It’s all going well, but we haven’t seen Big Hijack yet. These are just his goons and we can beat them up all week till Sunday. I keep my eyes peeled, but I’m here there and everywhere grabbing, tripping, snagging and hurling bad guys and I’m never looking in the same direction for more than a couple of seconds. I don’t see where he comes from, I just hear the roar of a chainsaw, and suddenly he’s there down on the floor with Captain Monogram. I only catch the end of it, an agonised scream from – impossible – Captain Monogram as Big Hijack’s enormous chainsaw rips right up between Captain Monogram’s legs and all the way through his body, cutting him in half, right up between his eyes. I can’t believe what I’m seeing, and I lose track of my bungees when one of the hijackers clips me with his rifle and my bungee contracts, flinging me out of a window and into the warehouse next door. I release the bungees and pull myself into a roll, but I still skid right the way across the floor. I don’t know what to do – I’ve just seen my hero, my mentor, my crime-fighting partner, my foster-father cut in half. Even from here I can hear Big Hijack’s roar of triumph. My blood is boiling and there’s nothing I want more than revenge. I pull myself together, shake off the shock and take a running jump back through the warehouse, snagging a trailing bungee with my wrist activator so it tosses me right through the broken window and I soar high over the warehouse floor.
But they’re all gone. Big Hijack and his gang have fled, their trap fully sprung and its victim lying dead in the centre of the warehouse floor, caught in a pool of swinging lamplight. I check the exits, make sure it’s not a second trap aimed at me, but there’s nothing. I do a triple flip and land perfectly on my feet just a few steps from Captain Monogram. Each half of his face shows that same look of gentle surprise, like someone’s popped out with a birthday cake and he’s taking it well, despite not wanting anyone to know he’s nearly fifty. There will be no more cakes for Captain Monogram. His mask is so good that it hasn’t even started to peel back yet, and his identity is still secret. It’s the most important thing. He drilled that into me from when I was really young. Our only protection from villains, and the only protection we can offer those we love is our anonymity as superheroes. Yet I can’t help peeling back one side of the mask, that layer of latex with a “C” over his left eye, just so I can see my foster-dad properly. His green eye stares straight past me. This is awful. I thought maybe, just maybe that it would be me who fell in battle. The sidekick, not the hero. Never the hero. I sit with him for a while, sitting in the spreading pool of his blood. I’ve got to get him out of here.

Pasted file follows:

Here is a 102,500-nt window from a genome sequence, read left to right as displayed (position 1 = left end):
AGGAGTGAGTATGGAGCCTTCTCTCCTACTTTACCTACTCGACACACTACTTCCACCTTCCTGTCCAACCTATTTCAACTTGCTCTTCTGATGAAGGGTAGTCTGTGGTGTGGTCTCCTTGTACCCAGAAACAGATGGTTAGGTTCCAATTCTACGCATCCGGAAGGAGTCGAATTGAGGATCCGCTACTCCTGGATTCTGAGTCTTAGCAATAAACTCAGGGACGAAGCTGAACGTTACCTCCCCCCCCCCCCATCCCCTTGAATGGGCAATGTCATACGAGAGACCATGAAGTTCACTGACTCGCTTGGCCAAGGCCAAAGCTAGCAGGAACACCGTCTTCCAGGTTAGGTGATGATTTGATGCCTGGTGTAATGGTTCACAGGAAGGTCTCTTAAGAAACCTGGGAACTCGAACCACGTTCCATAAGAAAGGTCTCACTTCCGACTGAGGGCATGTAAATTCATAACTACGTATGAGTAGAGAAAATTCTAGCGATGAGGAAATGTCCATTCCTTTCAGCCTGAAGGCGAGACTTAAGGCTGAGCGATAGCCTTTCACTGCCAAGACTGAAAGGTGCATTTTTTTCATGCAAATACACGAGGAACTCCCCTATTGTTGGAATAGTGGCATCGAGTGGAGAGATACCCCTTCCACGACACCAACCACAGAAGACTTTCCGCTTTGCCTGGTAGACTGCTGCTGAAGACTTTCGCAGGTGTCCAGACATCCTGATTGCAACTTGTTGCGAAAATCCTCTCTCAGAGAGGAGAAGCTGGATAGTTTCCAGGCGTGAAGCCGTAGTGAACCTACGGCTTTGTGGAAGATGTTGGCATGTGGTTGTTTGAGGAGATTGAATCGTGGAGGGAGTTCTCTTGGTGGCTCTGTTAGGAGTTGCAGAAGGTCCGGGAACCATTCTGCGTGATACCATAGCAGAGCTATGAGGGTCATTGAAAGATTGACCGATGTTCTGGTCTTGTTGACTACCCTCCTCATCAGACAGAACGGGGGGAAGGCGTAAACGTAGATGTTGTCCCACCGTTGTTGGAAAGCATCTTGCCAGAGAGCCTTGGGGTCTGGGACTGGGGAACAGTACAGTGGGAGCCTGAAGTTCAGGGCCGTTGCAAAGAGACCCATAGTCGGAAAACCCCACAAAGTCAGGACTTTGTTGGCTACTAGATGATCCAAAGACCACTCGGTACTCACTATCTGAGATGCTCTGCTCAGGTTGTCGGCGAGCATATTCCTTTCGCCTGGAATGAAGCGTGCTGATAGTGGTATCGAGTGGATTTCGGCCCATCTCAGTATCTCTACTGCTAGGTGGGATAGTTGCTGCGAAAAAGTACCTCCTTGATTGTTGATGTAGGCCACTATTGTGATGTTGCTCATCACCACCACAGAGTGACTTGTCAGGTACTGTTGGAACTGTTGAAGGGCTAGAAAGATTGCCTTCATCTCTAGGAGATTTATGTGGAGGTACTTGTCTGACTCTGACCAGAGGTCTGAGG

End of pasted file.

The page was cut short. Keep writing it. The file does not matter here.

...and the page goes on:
I put a tarpaulin over him that I yank off a crate, jam the lock on the warehouse door and flee into the night. We left the mono-mobile just a couple of streets away from the port, and with my bungees I use the cranes that dangle all over the place to get there In just a few swings. The mono-mobile starts with a purr and I take it back to the warehouse. I’m angry, so angry, as well as sad and frightened, so I smash through the warehouse doors and pull a skid that brings the back of the mono-mobile perfectly up next to Captain Monogram’s body. I wrap him up and take him home. Then I’m hit with the next dilemma. Captain Monogram’s dead, but the only people who know that are me, Big Hijack, and his hijackers. But no one knows that Chris Pearson, amiable Temple City insurance broker, is dead. And there’s no way an ordinary insurance guy could have ended up chainsawed in half. He works in a cubicle farm. The most dangerous thing there is either the static off the photocopier or that weird guy who hits on all the girls. If Chris shows up in the morgue like this there will be more than a few questions, and the only person around to answer them will be me, his foster-son, Peter Pearson. I’m going to have to hide him and pretend that both Captain Monogram and Chris Pearson are out of town on business, maybe forever. Or they’ve retired and moved to Maui. Or something. Oh god, it’s just me now and there are going to be so many questions. Maybe I should run too – go somewhere… But I haven’t done anything wrong, and it will just look like I killed him! It’s not my fault, it’s not me who’s been killed. But I’ve got to protect Chris’ aunt and his cousins – my aunt and cousins – if Big Hijack ever found out who Captain Monogram’s family are, he’ll stop at nothing to get at them all. In the end I put Captain Monogram in the big freezer chest in our operation centre and pile a load of cases and boxes on top of it. No one else knows where our secret base is, even though it’s just three floors below the basement level of Chris’ apartment block. I write a letter in Chris’ handwriting explaining that he’s taken a sudden leave of absence. I don’t know what to do next. There’s only one person I can call, only one person I can talk to, but Captain Monogram fell out with her last year over the Chicken Reactor fiasco. I’ve got no choice. I pick up the phone and dial in the encryption sequence he made us all learn. It starts to ring. And ring. I really hope Mega-Girl is in.